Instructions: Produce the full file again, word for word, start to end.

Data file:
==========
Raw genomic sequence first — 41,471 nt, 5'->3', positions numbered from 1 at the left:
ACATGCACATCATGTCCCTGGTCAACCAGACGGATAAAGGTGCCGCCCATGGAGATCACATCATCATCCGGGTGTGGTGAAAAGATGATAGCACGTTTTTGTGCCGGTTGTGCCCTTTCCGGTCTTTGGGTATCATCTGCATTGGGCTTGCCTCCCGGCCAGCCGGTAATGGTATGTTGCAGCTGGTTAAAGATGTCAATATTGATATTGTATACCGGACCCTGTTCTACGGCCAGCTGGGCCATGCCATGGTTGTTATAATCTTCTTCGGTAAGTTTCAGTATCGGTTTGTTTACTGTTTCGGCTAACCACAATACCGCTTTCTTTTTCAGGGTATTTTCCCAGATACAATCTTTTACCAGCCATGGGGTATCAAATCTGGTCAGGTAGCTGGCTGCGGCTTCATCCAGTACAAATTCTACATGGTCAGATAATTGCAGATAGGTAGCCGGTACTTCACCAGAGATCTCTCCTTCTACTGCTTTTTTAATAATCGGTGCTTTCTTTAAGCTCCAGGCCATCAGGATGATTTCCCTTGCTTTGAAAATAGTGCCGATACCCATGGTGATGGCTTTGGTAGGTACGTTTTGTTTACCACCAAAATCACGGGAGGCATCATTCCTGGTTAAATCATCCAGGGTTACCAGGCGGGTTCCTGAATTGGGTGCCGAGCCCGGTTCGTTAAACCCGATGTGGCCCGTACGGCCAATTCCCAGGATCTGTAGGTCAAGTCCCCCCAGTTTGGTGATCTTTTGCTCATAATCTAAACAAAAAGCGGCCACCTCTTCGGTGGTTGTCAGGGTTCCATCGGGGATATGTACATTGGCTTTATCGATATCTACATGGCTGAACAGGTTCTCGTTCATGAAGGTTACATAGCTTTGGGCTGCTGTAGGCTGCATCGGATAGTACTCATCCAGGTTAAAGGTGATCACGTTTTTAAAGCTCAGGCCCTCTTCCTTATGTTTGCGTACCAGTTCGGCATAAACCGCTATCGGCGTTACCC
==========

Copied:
Raw genomic sequence first — 41,471 nt, 5'->3', positions numbered from 1 at the left:
ACATGCACATCATGTCCCTGGTCAACCAGACGGATAAAGGTGCCGCCCATGGAGATCACATCATCATCCGGGTGTGGTGAAAAGATGATAGCACGTTTTTGTGCCGGTTGTGCCCTTTCCGGTCTTTGGGTATCATCTGCATTGGGCTTGCCTCCCGGCCAGCCGGTAATGGTATGTTGCAGCTGGTTAAAGATGTCAATATTGATATTGTATACCGGACCCTGTTCTACGGCCAGCTGGGCCATGCCATGGTTGTTATAATCTTCTTCGGTAAGTTTCAGTATCGGTTTGTTTACTGTTTCGGCTAACCACAATACCGCTTTCTTTTTCAGGGTATTTTCCCAGATACAATCTTTTACCAGCCATGGGGTATCAAATCTGGTCAGGTAGCTGGCTGCGGCTTCATCCAGTACAAATTCTACATGGTCAGATAATTGCAGATAGGTAGCCGGTACTTCACCAGAGATCTCTCCTTCTACTGCTTTTTTAATAATCGGTGCTTTCTTTAAGCTCCAGGCCATCAGGATGATTTCCCTTGCTTTGAAAATAGTGCCGATACCCATGGTGATGGCTTTGGTAGGTACGTTTTGTTTACCACCAAAATCACGGGAGGCATCATTCCTGGTTAAATCATCCAGGGTTACCAGGCGGGTTCCTGAATTGGGTGCCGAGCCCGGTTCGTTAAACCCGATGTGGCCCGTACGGCCAATTCCCAGGATCTGTAGGTCAAGTCCCCCCAGTTTGGTGATCTTTTGCTCATAATCTAAACAAAAAGCGGCCACCTCTTCGGTGGTTGTCAGGGTTCCATCGGGGATATGTACATTGGCTTTATCGATATCTACATGGCTGAACAGGTTCTCGTTCATGAAGGTTACATAGCTTTGGGCTGCTGTAGGCTGCATCGGATAGTACTCATCCAGGTTAAAGGTGATCACGTTTTTAAAGCTCAGGCCCTCTTCCTTATGTTTGCGTACCAGTTCGGCATAAACCGCTATCGGCGTTACCC